Shira Groombridge had unpleasant symptoms for eight yearsbefore she was diagnosed with coeliac disease, after being suddenly taken ill and losing two stone in three weeks.
"My symptoms were severely affecting my life. I had no energy, lots of Headaches , earache and stomach ache , and I was continually bloated and constipated. My doctor thought I had irritable bowel syndrome (IBS) . Every now and then I'd have to take to bed with sickness and diarrhoea , and he would just put it down to a virus and give me antibiotics .
"I was on holiday enjoying a meal out when I was taken ill. I suddenly felt very poorly and went to bed that night shivering. The next morning I ate some dry toast obviously the worst thing to do, although I didn't know it at the time and then later collapsed in the bathroom. I came straight home and spent the next three weeks in bed. I lived off yoghurt and plain rice and lost two and a half stone.
"After that I saw another doctor, who sent me straight to a haematologist for tests. I was told it wasn't anaemia and that there was no malignancy, but the consultant wanted to test for one more thing.
"I had a blood test , and the reading was so high my haematologist told me she was almost certain I had coeliac disease. I needed a biopsy to confirm it, but it still came as an awful shock.
"While I was relieved that it wasn't cancer , the word 'disease' was frightening. It was a very emotional time.
"My consultant gave me a leaflet and set me up with a dietitian. Meanwhile, I did my own research on the internet and came across the charity Coeliac UK . I called them and they were fantastic, a real shoulder to cry on. I don't know what I would have done without their helpline in those first few weeks.
"For a couple of months, I was on antidepressants . Because my vitamin B12 status was so low, I was experiencing a lot of shaking and panic attacks , and had to have B12 injections. I was also taking calcium and iron supplements.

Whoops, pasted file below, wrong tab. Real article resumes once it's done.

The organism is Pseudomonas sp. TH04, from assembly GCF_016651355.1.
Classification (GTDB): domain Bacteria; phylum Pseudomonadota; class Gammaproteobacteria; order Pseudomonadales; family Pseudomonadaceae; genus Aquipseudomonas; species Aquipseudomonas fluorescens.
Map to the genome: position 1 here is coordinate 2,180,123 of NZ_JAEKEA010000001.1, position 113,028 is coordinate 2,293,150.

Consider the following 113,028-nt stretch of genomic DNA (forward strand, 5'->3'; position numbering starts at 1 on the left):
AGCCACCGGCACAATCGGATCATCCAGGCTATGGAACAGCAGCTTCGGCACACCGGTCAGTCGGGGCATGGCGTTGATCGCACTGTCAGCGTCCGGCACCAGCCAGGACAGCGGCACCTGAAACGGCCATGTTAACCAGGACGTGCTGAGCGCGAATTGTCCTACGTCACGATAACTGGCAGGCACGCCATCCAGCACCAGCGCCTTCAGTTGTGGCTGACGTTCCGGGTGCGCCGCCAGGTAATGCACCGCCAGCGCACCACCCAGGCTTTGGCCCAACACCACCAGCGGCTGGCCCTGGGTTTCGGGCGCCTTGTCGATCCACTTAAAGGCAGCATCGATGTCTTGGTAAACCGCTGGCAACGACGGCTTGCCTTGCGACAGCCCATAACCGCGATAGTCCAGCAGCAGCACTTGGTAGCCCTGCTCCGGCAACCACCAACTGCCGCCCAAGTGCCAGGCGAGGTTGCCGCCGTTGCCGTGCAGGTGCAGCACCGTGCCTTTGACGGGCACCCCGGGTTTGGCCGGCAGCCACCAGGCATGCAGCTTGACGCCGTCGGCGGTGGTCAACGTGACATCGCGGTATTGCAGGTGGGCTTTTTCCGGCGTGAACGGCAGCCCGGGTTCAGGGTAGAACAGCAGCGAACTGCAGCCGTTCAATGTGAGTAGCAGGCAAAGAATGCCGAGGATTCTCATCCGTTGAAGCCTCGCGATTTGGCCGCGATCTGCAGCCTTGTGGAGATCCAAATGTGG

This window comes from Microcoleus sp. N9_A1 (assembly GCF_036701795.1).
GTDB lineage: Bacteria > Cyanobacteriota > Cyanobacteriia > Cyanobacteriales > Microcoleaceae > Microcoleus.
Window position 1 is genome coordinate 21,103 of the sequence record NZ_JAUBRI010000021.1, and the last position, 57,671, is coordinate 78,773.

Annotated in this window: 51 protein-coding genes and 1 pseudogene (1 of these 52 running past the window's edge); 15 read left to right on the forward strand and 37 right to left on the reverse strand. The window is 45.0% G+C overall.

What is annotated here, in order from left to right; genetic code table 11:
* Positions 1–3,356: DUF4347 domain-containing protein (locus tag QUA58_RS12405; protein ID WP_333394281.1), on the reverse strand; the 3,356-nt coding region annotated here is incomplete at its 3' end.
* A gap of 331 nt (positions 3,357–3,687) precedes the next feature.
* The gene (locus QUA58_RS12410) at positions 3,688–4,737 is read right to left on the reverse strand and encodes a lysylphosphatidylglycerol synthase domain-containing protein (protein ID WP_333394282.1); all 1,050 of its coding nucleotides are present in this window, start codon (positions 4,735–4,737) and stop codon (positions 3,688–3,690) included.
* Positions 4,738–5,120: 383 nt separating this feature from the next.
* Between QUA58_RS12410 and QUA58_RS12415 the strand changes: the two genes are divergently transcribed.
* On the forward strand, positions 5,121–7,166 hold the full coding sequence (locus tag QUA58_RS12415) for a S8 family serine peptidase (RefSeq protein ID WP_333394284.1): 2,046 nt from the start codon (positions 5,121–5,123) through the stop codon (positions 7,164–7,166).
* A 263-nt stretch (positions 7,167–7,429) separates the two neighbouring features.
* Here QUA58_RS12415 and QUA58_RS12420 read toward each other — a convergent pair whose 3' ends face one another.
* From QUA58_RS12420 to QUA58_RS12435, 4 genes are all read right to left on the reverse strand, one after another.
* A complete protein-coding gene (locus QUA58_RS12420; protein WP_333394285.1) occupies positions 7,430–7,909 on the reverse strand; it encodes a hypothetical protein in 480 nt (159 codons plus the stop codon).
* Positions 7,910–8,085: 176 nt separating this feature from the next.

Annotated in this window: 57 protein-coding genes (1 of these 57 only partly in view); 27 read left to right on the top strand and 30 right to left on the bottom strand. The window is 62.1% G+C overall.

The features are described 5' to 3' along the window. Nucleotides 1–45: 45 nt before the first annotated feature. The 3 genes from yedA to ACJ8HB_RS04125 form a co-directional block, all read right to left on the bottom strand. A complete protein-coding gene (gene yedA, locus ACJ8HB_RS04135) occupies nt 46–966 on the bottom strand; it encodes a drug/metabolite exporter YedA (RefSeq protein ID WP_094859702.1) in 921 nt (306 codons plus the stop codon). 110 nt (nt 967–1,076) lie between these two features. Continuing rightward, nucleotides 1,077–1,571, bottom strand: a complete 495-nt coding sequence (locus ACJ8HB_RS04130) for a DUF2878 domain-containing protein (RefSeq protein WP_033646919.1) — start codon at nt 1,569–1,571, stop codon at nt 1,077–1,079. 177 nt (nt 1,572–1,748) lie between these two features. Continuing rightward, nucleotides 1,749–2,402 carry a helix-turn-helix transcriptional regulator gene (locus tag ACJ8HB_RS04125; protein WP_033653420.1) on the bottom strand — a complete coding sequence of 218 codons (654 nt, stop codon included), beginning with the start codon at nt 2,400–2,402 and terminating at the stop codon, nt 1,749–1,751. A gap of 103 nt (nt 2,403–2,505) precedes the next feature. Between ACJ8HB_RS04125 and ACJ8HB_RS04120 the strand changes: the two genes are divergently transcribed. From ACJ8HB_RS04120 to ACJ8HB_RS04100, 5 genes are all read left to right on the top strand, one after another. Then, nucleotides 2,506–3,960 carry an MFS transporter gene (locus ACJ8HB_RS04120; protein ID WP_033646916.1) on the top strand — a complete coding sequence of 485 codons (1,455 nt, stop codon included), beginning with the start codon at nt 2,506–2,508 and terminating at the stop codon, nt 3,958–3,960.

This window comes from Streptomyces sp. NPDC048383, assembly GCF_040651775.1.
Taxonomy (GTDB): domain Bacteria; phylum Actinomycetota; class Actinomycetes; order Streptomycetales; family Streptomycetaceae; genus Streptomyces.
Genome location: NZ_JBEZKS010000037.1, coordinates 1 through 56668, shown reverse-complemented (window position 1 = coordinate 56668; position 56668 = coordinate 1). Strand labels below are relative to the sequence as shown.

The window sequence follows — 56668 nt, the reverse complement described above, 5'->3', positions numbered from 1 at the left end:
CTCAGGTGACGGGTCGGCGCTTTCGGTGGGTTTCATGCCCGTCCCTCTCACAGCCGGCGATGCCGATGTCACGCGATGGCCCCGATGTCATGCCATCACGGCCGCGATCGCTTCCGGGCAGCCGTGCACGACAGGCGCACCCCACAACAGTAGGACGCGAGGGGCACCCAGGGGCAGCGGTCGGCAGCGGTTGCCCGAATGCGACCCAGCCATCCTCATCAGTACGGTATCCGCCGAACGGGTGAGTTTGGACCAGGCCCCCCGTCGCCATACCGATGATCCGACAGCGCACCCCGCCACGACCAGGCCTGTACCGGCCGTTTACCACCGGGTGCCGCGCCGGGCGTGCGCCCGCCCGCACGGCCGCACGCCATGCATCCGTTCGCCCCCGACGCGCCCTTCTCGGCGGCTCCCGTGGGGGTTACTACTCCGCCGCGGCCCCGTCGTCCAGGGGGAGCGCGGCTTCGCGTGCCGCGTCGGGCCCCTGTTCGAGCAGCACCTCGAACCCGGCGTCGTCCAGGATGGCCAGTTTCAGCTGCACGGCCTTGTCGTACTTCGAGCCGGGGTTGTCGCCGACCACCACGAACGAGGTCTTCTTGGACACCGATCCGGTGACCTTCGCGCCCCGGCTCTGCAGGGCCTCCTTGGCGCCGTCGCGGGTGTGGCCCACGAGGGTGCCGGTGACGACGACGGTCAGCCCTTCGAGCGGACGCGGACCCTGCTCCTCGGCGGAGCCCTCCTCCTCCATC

"I had to be wary of everything I ate, and started off eating very plain food, such as rice, meat, fish, vegetables and fruit. The first monthly supermarket shop I did, armed with my excellent book of gluten-free products from Coeliac UK, took four hours because I was carefully reading every single label.
"I've even found that some manufacturers may make a product gluten-free in one size and not gluten-free in another. Thankfully, I get pasta, bread, rolls and savoury biscuits on prescription. If it wasn't for that, I wouldn't be able to afford gluten-free foods as they can be expensive.
"Eating out is a challenge, and I hate putting friends and family out. I didn't know about the risks of cross-contamination, either, until my dietitian told me that I needed a separate toaster and butter for my partner, for example. I have to be very careful.
"My recovery has been good. In the last year, I've put all the weight I lost back on, my blood results are good and my gut has healed. The only supplement I take is calcium to safeguard against osteoporosis . I'm so glad I joined Coeliac UK and I would advise anyone who's been recently diagnosed to join."
Find out about coeliac disease, which is a common digestive condition where a person has an adverse reaction to gluten.
Read about the symptoms of coeliac disease. Diarrhoea is the most common symptom, caused by the body not being able to absorb nutrients.
Find out what causes coeliac disease. The exact causes is unknown, but family history, environmental factors and certain health conditions are thought to play a part.
Read about how coeliac disease is screened for and diagnosed. The two main methods of screening are blood tests and biopsy.
Find out how coeliac disease is treated. It's often simply a case of excluding foods that contain gluten from your diet.
Find out about the possible complications of coeliac disease, which can include malabsorption, malnutrition and lactose intolerance.